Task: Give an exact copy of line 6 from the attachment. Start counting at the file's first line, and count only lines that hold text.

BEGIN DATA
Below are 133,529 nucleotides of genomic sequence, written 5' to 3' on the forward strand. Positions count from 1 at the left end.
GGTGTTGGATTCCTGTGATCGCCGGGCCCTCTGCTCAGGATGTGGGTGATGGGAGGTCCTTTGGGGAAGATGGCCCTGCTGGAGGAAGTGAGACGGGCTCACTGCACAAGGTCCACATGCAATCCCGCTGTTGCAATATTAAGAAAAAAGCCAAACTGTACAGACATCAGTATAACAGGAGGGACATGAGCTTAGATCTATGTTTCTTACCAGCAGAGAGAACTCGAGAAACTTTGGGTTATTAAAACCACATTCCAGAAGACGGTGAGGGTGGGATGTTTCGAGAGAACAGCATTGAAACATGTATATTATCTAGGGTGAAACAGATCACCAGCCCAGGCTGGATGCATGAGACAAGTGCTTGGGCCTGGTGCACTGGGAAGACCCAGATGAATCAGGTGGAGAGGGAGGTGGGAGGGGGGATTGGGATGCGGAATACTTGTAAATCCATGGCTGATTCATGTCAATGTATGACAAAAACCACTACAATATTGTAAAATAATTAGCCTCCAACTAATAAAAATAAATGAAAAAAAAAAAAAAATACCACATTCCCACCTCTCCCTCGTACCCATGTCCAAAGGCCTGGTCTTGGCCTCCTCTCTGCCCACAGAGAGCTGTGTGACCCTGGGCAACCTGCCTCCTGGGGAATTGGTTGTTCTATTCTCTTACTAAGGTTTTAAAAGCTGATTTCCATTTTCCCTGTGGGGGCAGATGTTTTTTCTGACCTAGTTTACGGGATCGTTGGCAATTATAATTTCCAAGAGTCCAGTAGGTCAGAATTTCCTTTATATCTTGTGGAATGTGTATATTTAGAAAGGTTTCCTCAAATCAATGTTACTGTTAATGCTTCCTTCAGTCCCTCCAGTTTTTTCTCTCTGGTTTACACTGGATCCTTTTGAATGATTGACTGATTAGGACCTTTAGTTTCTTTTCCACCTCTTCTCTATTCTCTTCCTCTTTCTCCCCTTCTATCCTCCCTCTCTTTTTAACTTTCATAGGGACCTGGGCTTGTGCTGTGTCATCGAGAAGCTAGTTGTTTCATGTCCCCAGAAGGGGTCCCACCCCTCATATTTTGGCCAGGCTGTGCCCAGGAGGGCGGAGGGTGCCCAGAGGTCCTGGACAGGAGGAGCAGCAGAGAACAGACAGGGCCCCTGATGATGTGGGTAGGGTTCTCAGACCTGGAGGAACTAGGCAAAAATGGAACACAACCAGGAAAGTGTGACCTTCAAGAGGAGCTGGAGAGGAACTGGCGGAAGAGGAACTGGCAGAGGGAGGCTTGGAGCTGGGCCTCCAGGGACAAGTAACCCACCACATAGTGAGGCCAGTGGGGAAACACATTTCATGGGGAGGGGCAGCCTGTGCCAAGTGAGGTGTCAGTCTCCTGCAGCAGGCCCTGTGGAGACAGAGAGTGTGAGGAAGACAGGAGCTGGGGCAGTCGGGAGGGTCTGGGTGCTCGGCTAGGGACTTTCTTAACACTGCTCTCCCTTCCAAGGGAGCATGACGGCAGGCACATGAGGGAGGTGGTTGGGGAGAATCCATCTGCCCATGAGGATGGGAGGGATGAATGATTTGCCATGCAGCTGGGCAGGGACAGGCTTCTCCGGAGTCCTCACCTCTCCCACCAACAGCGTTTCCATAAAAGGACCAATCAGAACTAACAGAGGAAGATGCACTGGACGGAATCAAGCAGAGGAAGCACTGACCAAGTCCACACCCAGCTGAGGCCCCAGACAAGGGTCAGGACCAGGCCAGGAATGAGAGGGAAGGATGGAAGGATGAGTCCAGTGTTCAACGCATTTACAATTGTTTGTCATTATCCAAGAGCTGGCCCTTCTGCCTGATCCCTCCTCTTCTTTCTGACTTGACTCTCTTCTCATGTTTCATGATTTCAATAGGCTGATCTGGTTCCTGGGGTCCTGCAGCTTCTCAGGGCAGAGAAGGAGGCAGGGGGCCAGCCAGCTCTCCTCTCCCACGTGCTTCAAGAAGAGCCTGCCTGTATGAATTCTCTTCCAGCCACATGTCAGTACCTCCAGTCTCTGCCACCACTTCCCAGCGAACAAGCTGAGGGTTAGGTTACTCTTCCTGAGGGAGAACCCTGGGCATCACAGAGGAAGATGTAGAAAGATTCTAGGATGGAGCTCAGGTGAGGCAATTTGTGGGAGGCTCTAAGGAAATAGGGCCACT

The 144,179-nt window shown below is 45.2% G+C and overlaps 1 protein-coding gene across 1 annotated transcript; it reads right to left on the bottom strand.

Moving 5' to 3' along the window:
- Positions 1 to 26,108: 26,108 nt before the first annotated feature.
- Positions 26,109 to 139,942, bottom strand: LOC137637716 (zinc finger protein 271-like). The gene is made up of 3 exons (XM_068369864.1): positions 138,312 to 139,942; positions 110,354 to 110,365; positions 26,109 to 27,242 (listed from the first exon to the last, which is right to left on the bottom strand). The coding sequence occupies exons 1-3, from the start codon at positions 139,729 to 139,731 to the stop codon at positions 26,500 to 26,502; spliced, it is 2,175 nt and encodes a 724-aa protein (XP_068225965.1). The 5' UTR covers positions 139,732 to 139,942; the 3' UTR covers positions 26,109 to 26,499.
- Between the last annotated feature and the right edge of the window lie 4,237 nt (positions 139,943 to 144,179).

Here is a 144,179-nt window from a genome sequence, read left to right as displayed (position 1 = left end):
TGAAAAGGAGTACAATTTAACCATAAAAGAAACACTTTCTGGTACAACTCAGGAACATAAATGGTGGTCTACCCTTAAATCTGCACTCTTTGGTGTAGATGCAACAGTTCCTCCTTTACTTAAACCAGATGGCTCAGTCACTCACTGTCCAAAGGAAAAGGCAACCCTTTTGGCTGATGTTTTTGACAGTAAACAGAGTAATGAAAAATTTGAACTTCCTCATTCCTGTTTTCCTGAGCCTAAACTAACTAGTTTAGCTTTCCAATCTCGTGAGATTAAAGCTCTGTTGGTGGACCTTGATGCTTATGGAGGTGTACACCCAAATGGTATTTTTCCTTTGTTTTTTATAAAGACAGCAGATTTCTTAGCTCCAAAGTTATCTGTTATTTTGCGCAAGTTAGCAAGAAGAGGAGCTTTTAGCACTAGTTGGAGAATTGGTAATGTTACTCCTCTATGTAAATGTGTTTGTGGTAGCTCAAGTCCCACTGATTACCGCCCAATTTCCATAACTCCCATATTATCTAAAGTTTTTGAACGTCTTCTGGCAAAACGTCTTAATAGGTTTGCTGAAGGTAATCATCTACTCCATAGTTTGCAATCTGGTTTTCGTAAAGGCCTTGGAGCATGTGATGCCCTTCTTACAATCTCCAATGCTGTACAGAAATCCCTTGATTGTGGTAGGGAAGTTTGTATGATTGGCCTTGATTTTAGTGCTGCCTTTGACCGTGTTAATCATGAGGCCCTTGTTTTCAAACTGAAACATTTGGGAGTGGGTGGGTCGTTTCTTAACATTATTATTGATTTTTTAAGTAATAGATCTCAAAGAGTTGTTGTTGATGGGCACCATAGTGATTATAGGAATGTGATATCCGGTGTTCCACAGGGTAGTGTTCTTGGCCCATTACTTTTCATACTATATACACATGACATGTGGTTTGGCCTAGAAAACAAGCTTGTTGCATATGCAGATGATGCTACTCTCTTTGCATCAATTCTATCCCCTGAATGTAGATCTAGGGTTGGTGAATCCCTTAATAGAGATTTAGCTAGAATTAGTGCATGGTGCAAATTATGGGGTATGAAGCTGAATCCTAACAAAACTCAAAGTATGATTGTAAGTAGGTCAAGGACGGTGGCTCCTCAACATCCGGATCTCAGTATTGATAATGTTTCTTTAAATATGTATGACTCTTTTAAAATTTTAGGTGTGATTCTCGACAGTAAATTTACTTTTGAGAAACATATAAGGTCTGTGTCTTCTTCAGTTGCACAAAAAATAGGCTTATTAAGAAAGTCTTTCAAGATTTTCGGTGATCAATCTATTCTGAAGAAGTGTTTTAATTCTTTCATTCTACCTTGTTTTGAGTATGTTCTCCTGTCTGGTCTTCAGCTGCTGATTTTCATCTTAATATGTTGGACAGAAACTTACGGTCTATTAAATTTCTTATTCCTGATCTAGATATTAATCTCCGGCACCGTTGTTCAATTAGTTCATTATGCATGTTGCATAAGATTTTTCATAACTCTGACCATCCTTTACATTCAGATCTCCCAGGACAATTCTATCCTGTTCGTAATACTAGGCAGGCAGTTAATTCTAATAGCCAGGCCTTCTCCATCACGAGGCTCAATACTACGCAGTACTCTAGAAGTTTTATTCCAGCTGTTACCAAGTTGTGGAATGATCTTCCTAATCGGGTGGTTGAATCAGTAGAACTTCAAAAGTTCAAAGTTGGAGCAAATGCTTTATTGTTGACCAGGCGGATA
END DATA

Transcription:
- Positions 26,109 to 139,942, bottom strand: LOC137637716 (zinc finger protein 271-like). The gene is made up of 3 exons (XM_068369864.1): positions 138,312 to 139,942; positions 110,354 to 110,365; positions 26,109 to 27,242 (listed from the first exon to the last, which is right to left on the bottom strand). The coding sequence occupies exons 1-3, from the start codon at positions 139,729 to 139,731 to the stop codon at positions 26,500 to 26,502; spliced, it is 2,175 nt and encodes a 724-aa protein (XP_068225965.1). The 5' UTR covers positions 139,732 to 139,942; the 3' UTR covers positions 26,109 to 26,499.